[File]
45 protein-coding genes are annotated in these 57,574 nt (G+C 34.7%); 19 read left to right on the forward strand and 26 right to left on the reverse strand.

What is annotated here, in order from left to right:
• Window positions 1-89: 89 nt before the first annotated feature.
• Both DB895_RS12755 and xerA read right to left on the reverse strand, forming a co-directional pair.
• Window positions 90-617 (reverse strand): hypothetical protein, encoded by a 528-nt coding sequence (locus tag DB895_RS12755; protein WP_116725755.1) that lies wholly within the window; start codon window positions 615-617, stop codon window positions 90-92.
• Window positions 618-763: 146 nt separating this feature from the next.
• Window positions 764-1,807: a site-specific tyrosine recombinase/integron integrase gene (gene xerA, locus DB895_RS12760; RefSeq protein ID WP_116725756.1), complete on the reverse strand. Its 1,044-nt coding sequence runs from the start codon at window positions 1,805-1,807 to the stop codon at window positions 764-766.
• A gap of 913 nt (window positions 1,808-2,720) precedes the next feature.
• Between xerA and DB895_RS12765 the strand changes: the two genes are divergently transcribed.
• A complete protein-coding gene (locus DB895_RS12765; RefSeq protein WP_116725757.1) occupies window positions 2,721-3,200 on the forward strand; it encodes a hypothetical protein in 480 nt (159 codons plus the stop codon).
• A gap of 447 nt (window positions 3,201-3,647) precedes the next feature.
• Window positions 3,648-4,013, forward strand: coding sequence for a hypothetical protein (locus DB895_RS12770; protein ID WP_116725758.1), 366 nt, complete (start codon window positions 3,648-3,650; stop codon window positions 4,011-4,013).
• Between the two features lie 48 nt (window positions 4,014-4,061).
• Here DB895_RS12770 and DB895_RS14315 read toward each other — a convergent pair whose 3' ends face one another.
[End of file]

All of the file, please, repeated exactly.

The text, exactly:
45 protein-coding genes are annotated in these 57,574 nt (G+C 34.7%); 19 read left to right on the forward strand and 26 right to left on the reverse strand.

What is annotated here, in order from left to right:
• Window positions 1-89: 89 nt before the first annotated feature.
• Both DB895_RS12755 and xerA read right to left on the reverse strand, forming a co-directional pair.
• Window positions 90-617 (reverse strand): hypothetical protein, encoded by a 528-nt coding sequence (locus tag DB895_RS12755; protein WP_116725755.1) that lies wholly within the window; start codon window positions 615-617, stop codon window positions 90-92.
• Window positions 618-763: 146 nt separating this feature from the next.
• Window positions 764-1,807: a site-specific tyrosine recombinase/integron integrase gene (gene xerA, locus DB895_RS12760; RefSeq protein ID WP_116725756.1), complete on the reverse strand. Its 1,044-nt coding sequence runs from the start codon at window positions 1,805-1,807 to the stop codon at window positions 764-766.
• A gap of 913 nt (window positions 1,808-2,720) precedes the next feature.
• Between xerA and DB895_RS12765 the strand changes: the two genes are divergently transcribed.
• A complete protein-coding gene (locus DB895_RS12765; RefSeq protein WP_116725757.1) occupies window positions 2,721-3,200 on the forward strand; it encodes a hypothetical protein in 480 nt (159 codons plus the stop codon).
• A gap of 447 nt (window positions 3,201-3,647) precedes the next feature.
• Window positions 3,648-4,013, forward strand: coding sequence for a hypothetical protein (locus DB895_RS12770; protein ID WP_116725758.1), 366 nt, complete (start codon window positions 3,648-3,650; stop codon window positions 4,011-4,013).
• Between the two features lie 48 nt (window positions 4,014-4,061).
• Here DB895_RS12770 and DB895_RS14315 read toward each other — a convergent pair whose 3' ends face one another.